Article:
face of such evidence, any argument to the contrary based on the claim that
fish 'do not have the right sort of brain' can no longer be called
scientific. It is just obstinate."
It is debatable whether fish can suffer, but if they do feel pain, should
that alter how we treat them? Three studies record an 80 per cent mortality
rate for fish such as mackerel and sole caught by trawlers and thrown back
into the sea. If fishermen hook fish in the skin or the mouth, the majority
recover, but if the fish swallows the hook or it catches any other part of
its anatomy, it will subsequently bleed to death. Currently, two main types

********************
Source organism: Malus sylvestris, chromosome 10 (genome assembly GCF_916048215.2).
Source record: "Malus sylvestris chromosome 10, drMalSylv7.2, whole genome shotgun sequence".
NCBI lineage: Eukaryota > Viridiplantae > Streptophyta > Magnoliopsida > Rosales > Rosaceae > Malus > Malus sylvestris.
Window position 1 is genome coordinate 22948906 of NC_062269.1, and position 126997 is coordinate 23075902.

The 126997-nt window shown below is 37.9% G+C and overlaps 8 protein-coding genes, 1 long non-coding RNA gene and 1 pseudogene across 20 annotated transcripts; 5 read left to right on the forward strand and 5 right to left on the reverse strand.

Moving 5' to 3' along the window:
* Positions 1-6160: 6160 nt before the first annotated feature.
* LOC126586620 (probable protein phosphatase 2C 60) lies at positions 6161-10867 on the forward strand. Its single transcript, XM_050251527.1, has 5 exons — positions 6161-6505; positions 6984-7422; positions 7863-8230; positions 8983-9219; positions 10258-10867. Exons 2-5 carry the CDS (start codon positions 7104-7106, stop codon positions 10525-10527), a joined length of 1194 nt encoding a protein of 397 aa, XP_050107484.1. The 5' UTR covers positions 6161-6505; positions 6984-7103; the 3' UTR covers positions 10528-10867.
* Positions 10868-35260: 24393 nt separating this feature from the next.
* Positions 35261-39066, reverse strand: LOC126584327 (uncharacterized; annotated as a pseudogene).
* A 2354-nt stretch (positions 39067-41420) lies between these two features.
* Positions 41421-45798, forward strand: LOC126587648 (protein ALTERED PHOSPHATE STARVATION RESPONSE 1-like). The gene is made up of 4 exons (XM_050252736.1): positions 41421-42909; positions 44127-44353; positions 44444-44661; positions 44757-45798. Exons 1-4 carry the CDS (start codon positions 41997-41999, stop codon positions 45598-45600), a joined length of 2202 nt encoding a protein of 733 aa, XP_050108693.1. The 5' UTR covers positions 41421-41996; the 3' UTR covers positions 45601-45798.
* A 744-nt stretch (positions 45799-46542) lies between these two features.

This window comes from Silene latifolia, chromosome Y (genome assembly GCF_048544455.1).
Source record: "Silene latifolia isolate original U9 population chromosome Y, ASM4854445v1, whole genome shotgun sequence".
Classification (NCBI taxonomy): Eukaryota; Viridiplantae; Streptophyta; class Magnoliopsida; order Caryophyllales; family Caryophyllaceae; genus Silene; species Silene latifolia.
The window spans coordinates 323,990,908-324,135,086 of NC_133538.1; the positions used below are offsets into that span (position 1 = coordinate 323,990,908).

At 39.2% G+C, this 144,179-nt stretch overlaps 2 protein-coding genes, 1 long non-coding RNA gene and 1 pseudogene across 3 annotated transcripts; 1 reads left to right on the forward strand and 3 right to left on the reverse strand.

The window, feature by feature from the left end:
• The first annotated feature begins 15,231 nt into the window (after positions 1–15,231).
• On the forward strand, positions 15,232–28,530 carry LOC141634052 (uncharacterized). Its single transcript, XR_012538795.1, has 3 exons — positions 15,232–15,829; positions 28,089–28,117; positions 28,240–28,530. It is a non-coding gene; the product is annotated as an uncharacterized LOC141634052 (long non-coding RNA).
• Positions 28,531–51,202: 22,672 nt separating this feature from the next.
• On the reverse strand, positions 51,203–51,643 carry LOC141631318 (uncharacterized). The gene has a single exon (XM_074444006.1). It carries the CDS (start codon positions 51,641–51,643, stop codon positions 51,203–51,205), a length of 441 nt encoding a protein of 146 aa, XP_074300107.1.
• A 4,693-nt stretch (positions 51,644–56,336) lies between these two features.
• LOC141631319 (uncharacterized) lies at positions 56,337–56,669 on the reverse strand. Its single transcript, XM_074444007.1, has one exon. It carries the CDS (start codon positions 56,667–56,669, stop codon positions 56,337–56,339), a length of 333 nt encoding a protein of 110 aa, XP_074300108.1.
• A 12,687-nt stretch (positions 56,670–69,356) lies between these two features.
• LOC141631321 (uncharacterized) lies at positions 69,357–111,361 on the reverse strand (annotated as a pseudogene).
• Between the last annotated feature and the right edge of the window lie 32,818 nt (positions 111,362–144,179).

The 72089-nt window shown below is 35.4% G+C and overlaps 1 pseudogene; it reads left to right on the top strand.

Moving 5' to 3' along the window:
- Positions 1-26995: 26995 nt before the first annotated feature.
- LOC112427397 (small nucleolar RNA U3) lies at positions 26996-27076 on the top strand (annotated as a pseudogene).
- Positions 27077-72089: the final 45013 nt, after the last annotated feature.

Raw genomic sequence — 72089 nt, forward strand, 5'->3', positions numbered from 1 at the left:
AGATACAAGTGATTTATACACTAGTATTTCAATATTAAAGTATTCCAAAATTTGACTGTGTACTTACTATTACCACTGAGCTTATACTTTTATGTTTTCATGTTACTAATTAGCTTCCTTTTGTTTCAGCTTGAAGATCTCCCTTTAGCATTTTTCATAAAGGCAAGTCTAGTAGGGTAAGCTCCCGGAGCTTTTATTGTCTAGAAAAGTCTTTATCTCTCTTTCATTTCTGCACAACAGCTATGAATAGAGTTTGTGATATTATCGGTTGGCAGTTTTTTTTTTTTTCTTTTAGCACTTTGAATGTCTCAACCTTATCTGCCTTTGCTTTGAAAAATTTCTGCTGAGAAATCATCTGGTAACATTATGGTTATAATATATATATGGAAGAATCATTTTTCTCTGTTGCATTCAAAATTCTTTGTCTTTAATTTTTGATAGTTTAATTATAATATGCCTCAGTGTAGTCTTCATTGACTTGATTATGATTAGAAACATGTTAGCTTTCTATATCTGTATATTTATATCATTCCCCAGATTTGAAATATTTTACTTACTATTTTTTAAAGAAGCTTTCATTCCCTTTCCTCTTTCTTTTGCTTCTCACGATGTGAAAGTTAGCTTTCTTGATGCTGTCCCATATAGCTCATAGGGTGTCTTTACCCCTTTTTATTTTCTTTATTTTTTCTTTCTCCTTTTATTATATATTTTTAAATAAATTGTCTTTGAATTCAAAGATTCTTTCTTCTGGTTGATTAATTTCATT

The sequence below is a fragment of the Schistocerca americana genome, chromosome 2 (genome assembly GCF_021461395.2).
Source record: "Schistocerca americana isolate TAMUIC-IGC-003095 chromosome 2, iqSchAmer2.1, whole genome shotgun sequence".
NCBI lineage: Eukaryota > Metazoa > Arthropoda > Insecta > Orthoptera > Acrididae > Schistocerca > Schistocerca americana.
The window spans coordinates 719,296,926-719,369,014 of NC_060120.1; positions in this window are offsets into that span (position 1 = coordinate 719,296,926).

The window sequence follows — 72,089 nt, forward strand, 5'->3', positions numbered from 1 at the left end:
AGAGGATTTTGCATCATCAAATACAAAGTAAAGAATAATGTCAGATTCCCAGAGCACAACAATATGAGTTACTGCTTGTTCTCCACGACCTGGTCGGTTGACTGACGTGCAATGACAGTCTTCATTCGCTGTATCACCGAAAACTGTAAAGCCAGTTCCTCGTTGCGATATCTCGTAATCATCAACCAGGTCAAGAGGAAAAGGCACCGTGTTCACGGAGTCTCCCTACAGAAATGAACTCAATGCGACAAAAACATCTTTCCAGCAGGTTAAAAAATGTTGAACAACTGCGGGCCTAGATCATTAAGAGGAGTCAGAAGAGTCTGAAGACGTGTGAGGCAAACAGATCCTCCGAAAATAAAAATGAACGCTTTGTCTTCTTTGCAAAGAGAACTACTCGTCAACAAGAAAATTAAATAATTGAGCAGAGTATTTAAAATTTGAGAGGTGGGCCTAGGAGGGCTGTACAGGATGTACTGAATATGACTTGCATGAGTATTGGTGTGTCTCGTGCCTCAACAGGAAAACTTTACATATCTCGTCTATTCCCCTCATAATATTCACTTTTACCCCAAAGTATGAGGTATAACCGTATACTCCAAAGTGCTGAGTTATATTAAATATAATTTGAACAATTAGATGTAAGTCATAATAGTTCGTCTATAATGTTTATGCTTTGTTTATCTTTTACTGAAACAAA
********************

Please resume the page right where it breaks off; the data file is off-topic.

of hooks are used by anglers - octopus hooks and circular hooks. Circular
hooks cause less damage: if the hook is easy to remove, 95 per cent of fish
survive, whereas 15 per cent more die when an octopus hook is used.
Dr Sneddon says: "People should think more clearly about how they handle
fish and what they subject them to. It's up to individuals whether they eat
fish, but it's an important food so the government should invest money in
equipment to make the experience of being caught less invasive for fish. As
for fishermen, they should know that what they do causes fish pain and it's
up to them to decide whether they want to continue angling."
The Compassion in World Farming conference on animal sentience is in London
from March 17-18; http://www.animalsentience.com/
12 October 2004: QED: fishy business [fish are not clever]
6 October 2004: Fast-learning fish have memories that put their owners to shame